Argentine Senate approves search of former president Cristina Kirchner's properties as part of investigation into corruption
After approving to partially lift congressional immunity, the Argentine senate authorised the search of former president Cristina Kirchner's homes as part of the investigation of corruption case involving public works.
Buenos Aires: Argentina's senate has authorised investigators to search three homes belonging to former president Cristina Kirchner as part of the so-called corruption notebooks case.
Claudio Bonadio, the judge leading the investigation in the multi-million dollar bribery case, had petitioned the Senate to partially lift Kirchner's immunity to allow the residences to be searched.
As a senator, Kirchner enjoys congressional immunity from imprisonment, though not prosecution.
But all 67 senators present — including Kirchner herself — on Wednesday approved the partial lifting of that immunity to allow the searches as Bonadio seeks evidence the leftist former president accepted millions of dollars in bribes from businessmen in exchange for public works contracts.
In a fiery and defiant speech to the chamber, the 65-year-old reiterated that the cases against her were politically motivated. "If there was something missing to consecrate the political persecution going on in Argentina, it was this... I am going to be the first elected senator to be searched."
Facing trial in several other corruption cases, she has previously accused Bonadio of carrying out "judicial persecutions" aimed at derailing a possible run for the presidency next year.
Senators reached their decision after several hours of debate.
Last week, the senate was unable to muster a quorum to debate the request. This time however, senators appeared set to favour the magistrate's request from the start, with Kirchner herself giving an indication she would bow to the seemingly inevitable.
She told lawmakers in a letter that she was willing to allow searches of her homes in Buenos Aires, Santa Cruz and El Calafate on condition that they did not allow the searches to be filmed or photographed.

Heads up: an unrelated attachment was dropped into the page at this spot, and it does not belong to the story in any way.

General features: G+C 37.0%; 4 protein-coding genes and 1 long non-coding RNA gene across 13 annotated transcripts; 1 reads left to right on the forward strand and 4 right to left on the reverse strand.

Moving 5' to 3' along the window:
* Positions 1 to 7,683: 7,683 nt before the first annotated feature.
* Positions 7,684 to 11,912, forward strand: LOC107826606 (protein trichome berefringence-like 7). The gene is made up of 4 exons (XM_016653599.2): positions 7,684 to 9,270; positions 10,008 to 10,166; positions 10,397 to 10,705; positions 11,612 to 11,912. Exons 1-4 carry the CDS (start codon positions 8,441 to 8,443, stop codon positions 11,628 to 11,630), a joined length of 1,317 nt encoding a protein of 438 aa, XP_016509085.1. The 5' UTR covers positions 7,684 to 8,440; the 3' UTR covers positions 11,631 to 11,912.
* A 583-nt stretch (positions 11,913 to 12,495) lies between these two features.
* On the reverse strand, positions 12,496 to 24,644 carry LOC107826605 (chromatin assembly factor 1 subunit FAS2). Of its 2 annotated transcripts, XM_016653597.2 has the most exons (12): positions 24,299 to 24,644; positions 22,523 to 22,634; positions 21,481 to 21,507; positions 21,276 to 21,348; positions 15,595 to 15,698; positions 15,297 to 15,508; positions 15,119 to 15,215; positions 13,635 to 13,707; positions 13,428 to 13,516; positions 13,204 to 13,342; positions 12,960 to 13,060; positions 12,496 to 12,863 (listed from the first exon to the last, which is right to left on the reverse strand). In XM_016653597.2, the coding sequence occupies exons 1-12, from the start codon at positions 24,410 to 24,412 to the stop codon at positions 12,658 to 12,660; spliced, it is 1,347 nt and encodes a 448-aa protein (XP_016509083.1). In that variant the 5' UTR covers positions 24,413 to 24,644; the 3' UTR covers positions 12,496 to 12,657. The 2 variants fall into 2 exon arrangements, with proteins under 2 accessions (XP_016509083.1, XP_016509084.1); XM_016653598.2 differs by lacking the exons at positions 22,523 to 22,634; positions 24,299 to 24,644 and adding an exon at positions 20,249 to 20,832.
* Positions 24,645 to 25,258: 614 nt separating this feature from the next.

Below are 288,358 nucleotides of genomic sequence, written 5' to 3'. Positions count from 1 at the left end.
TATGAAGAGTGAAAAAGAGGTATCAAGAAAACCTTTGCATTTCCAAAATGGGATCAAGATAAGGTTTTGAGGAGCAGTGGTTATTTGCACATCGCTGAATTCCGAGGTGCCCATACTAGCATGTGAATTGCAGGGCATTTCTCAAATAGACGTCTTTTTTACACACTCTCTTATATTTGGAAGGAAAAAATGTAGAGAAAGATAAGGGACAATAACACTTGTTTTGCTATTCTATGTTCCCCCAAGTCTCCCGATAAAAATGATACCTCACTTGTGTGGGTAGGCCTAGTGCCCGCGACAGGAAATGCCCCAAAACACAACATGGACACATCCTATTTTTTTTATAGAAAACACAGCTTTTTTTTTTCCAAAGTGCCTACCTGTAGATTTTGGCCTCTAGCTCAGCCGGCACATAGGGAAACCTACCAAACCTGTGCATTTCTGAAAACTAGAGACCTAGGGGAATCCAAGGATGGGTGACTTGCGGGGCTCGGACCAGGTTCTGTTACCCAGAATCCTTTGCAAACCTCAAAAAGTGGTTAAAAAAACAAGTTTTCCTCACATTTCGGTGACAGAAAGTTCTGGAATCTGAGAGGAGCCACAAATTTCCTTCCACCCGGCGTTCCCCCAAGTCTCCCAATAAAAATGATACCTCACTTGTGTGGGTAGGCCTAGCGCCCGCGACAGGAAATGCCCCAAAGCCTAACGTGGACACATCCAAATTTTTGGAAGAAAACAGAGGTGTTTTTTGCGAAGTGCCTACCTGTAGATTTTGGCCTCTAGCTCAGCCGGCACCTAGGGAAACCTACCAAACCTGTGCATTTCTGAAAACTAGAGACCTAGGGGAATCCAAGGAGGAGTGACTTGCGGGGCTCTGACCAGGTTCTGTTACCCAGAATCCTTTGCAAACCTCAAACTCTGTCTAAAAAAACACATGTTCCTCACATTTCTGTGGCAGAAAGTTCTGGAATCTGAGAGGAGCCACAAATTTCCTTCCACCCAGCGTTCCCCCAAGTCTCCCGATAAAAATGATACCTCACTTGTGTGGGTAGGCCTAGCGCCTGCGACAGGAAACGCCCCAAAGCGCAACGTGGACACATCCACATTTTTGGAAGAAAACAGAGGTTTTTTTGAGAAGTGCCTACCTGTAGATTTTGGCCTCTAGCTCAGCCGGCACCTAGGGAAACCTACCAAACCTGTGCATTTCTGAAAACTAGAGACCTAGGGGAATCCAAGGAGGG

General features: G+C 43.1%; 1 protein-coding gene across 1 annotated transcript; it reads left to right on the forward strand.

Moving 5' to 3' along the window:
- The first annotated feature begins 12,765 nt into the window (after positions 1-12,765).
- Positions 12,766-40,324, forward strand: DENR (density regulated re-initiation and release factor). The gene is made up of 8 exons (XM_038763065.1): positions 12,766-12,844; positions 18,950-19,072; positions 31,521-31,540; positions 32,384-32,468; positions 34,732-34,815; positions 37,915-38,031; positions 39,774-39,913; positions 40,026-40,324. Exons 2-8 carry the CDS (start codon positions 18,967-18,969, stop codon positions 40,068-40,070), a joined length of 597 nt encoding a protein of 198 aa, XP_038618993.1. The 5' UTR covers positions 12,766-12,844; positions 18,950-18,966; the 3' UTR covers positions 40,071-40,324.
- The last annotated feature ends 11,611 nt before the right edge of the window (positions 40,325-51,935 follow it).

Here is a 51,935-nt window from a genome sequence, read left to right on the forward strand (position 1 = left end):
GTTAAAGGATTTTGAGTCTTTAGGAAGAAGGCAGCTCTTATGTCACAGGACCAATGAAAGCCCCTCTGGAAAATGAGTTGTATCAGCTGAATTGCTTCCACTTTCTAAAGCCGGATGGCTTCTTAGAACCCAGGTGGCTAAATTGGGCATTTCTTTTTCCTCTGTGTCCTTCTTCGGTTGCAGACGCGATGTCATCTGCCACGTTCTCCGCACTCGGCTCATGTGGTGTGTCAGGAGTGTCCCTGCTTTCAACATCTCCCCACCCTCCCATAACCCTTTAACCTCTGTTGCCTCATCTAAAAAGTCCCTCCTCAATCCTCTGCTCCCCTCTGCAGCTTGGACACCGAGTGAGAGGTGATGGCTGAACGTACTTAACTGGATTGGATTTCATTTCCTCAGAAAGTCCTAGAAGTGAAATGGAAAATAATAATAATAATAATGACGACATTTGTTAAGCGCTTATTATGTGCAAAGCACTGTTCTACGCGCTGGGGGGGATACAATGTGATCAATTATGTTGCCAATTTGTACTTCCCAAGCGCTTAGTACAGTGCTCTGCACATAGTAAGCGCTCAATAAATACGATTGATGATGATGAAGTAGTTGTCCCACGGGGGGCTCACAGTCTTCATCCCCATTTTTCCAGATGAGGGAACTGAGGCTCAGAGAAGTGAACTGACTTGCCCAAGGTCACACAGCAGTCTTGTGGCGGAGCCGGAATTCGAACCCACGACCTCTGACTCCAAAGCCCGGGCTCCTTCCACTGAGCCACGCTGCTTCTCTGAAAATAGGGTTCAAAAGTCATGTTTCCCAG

Eduardo Costa, from President Mauricio Macri's centre-right Cambiemos coalition, said he would vote in favour of Bonadio's request to allow him to move ahead with the case. It was time "to repair the damage that corruption and officials do to the Argentine people," Costa said.
Ana Almiron of Kirchner's Front for Victory party questioned "the purpose and the need for the search". "They are trying to cover up the truth of what's happening in Argentina," she said, alluding to an economic crisis that has forced Macri to agree a USD 50-billion IMF loan.
Thousands of people demonstrated outside the Congress building in Buenos Aires the previous night, demanding that Senators authorise the searches. "Prison for Cristina!" protesters shouted, and also "Give back the money!"
As the Senate debated on Wednesday, a handful of her supporters awaited the decision outside, waving pro-Kirchner banners. Another small group demonstrated nearby, demanding lawmakers end her immunity.
More than a dozen elite businessmen and former government officials were arrested after La Nacion newspaper reported on 1 August that millions in bribes were delivered by a ministerial chauffeur to Kirchner's residences, both during her presidency and that of her late husband Nestor.
The driver's meticulous records of the cash deliveries — allegedly payments from business leaders in exchange for public works contracts — form the basis of Bonadio's investigation.
According to driver Oscar Centeno's bombshell evidence, the Kirchners' residence in Buenos Aires was the venue for the handover of millions of dollars in cash, with others taking place at the Casa Rosada government headquarters and the Olivos official presidential residence.
Prosecutor Carlos Stornelli has said a total of $160 million in bribes was handed over during a 10-year period from 2005-15.
Kirchner is being investigated in five other cases, ranging from alleged foreign exchange manipulation to the signing of a memorandum with Tehran that Bonadio argues effectively protected
Iranian suspects in the deadly 1994 bombing of Argentine Jewish centres.
Still one of Argentina's most-popular politicians, Kirchner said last week she was victim of a right-wing effort across Latin America to discredit the work of previous leftist governments "that expanded rights and allowed millions of people out of poverty during the first decade and a half of the 21st Century".
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